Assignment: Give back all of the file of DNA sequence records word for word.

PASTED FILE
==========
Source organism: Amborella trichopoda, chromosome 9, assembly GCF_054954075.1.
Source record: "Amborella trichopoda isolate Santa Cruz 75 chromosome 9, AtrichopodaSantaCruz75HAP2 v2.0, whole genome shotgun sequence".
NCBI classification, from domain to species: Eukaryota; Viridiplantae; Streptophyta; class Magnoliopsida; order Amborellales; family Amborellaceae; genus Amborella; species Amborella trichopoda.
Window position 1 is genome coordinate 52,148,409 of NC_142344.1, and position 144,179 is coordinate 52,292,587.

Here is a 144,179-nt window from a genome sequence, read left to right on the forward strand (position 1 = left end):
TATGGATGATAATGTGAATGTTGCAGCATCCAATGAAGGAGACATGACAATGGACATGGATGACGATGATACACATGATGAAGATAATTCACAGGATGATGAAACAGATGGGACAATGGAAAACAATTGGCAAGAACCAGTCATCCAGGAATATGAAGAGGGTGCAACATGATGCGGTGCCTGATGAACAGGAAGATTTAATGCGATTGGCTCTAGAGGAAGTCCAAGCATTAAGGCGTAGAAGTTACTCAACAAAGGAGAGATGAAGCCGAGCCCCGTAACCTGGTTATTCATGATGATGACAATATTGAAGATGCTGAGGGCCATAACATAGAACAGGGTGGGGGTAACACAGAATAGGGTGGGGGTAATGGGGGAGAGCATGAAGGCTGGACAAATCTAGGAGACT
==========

Source organism: Amborella trichopoda, chromosome 9, assembly GCF_054954075.1.
Source record: "Amborella trichopoda isolate Santa Cruz 75 chromosome 9, AtrichopodaSantaCruz75HAP2 v2.0, whole genome shotgun sequence".
NCBI classification, from domain to species: Eukaryota; Viridiplantae; Streptophyta; class Magnoliopsida; order Amborellales; family Amborellaceae; genus Amborella; species Amborella trichopoda.
Window position 1 is genome coordinate 52,148,409 of NC_142344.1, and position 144,179 is coordinate 52,292,587.

Here is a 144,179-nt window from a genome sequence, read left to right on the forward strand (position 1 = left end):
TATGGATGATAATGTGAATGTTGCAGCATCCAATGAAGGAGACATGACAATGGACATGGATGACGATGATACACATGATGAAGATAATTCACAGGATGATGAAACAGATGGGACAATGGAAAACAATTGGCAAGAACCAGTCATCCAGGAATATGAAGAGGGTGCAACATGATGCGGTGCCTGATGAACAGGAAGATTTAATGCGATTGGCTCTAGAGGAAGTCCAAGCATTAAGGCGTAGAAGTTACTCAACAAAGGAGAGATGAAGCCGAGCCCCGTAACCTGGTTATTCATGATGATGACAATATTGAAGATGCTGAGGGCCATAACATAGAACAGGGTGGGGGTAACACAGAATAGGGTGGGGGTAATGGGGGAGAGCATGAAGGCTGGACAAATCTAGGAGACT